State Bar Of CA – New Rules Of Professional Conduct – November 2018

Coming this November – the first comprehensive set of changes, in 29 years, to the State Bar of California attorney Rules of Professional Conduct

The new Rules of Professional Conduct (to be effective on November 1, 2018) were approved by the California Supreme Court on May 10, 2018 by Supreme Court Administrative Order 2018-05-09.

Though the current Rules remain in effect until November 1, 2018, there are enough changes in the revised rules to warrant a review beforehand.

One example of a change involves the duty of candor, which under the current rules is limited to the courtroom.  The new Rule 4.1 will govern truthfulness in statements to others.

RULES OF PROFESSIONAL CONDUCT (effective November 1, 2018)
TRANSACTIONS WITH PERSONS OTHER THAN CLIENTS
Rule 4.1 Truthfulness in Statements to Others
In the course of representing a client a lawyer shall not knowingly:
(a) make a false statement of material fact or law to a third person; or
(b) fail to disclose a material fact to a third person when disclosure is necessary to avoid assisting a criminal or fraudulent act by a client, unless disclosure is prohibited by Business and Professions Code section 6068, subdivision (e)(1) or rule 1.6.
Comment
[1] A lawyer is required to be truthful when dealing with others on a client’s behalf, but generally has no affirmative duty to inform an opposing party of relevant facts. A misrepresentation can occur if the lawyer incorporates or affirms the truth of a statement of another person that the lawyer knows is false. However, in drafting an agreement or other document on behalf of a client, a lawyer does not necessarily affirm or vouch for the truthfulness of representations made by the client in the agreement or document. A nondisclosure can be the equivalent of a false statement of material fact or law under paragraph (a) where a lawyer makes a partially true but misleading material statement or material omission. In addition to this rule, lawyers remain bound by Business and Professions Code section 6106 and rule 8.4.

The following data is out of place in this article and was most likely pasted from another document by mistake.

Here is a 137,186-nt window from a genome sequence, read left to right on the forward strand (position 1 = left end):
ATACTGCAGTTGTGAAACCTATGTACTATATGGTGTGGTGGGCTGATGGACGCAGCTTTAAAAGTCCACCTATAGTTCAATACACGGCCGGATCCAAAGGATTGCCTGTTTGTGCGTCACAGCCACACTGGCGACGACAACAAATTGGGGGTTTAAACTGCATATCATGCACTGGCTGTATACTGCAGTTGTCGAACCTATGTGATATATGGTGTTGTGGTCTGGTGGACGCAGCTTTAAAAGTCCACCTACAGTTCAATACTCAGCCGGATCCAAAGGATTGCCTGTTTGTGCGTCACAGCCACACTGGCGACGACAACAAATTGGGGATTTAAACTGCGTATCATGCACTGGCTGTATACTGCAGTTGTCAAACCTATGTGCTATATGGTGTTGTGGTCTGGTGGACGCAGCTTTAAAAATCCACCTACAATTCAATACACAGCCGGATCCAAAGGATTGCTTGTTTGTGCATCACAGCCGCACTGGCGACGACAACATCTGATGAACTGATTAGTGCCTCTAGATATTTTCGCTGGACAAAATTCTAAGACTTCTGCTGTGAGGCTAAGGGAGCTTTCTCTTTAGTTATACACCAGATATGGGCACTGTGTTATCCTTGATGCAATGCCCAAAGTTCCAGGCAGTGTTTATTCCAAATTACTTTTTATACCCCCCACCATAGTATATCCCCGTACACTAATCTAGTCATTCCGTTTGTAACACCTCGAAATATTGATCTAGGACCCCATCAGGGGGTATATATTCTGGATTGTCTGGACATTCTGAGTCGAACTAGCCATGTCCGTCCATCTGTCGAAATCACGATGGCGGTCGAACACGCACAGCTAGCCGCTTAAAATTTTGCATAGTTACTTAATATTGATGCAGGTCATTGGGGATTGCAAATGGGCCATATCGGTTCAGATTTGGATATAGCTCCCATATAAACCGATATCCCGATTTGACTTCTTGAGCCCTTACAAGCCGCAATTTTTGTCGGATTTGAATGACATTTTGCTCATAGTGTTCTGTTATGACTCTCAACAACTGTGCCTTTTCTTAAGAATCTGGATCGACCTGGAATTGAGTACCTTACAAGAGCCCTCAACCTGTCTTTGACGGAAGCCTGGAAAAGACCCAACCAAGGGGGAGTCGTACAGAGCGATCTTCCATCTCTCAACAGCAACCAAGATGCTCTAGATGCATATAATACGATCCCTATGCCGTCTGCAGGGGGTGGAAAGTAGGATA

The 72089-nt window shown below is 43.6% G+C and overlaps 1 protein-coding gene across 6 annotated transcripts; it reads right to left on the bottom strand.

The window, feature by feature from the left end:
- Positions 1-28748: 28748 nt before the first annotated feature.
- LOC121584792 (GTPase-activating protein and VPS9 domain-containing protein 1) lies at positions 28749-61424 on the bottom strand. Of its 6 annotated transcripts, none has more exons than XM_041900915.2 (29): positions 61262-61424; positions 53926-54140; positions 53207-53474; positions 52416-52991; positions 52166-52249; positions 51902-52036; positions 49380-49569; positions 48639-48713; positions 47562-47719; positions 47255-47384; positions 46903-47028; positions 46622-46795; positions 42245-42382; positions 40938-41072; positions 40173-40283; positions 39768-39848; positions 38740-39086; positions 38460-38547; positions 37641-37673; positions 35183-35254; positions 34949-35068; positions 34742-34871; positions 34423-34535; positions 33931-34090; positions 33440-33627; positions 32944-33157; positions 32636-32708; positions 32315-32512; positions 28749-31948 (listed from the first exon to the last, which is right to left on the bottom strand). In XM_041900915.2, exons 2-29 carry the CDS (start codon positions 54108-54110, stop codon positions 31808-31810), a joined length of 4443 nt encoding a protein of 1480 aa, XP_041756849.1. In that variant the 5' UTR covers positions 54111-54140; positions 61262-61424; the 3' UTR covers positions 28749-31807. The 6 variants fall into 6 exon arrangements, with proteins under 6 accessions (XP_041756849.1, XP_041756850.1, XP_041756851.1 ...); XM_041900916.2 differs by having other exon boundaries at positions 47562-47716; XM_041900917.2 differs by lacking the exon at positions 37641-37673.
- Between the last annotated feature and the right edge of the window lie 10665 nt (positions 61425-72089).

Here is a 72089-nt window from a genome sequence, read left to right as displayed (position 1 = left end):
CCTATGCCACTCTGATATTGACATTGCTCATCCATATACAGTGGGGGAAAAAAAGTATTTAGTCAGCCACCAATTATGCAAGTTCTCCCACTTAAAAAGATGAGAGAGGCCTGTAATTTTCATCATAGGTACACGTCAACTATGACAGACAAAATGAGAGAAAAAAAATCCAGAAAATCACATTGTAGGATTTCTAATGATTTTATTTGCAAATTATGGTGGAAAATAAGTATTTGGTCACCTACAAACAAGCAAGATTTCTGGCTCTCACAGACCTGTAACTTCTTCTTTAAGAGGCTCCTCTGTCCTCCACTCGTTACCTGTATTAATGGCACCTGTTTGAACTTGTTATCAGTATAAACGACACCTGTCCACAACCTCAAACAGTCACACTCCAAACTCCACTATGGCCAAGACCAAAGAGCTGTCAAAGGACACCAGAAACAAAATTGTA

[2] This rule refers to statements of fact. Whether a particular statement should be regarded as one of fact can depend on the circumstances. For example, in negotiation, certain types of statements ordinarily are not taken as statements of material fact. Estimates of price or value placed on the subject of a transaction and a party’s intentions as to an acceptable settlement of a claim are ordinarily in this category, and so is the existence of an undisclosed principal except where nondisclosure of the principal would constitute fraud.
[3] Under rule 1.2.1, a lawyer is prohibited from counseling or assisting a client in conduct that the lawyer knows is criminal or fraudulent. See rule 1.4(a)(4) regarding a lawyer’s obligation to consult with the client about limitations on the lawyer’s conduct. In some circumstances, a lawyer can avoid assisting a client’s crime or fraud by withdrawing from the representation in compliance with rule 1.16.
[4] Regarding a lawyer’s involvement in lawful covert activity in the investigation of violations of law, see rule 8.4, Comment [5].

 

More discussion on the changes for an attorney’s duty of candor can be found in Daily Journal, July 20, 2018, “The Duty of Candor is No Longer Just for the Courtroom” by Wendy L. Patrick.  Available at ACLL in paper and on the public computers.

Resources for California Rules of Professional Conduct

On this topic, also available at the Alameda County Law Library:

The Rutter Group’s California Practice Guide: Professional Responsibility by Paul W. Vapnek, Mark L. Tuft, Ellen R. Peck and Justice Howard B. Wiener (Ret.), in hardcopy, KFC 76.5 .A2 C36 1997 and on Westlaw at the library.

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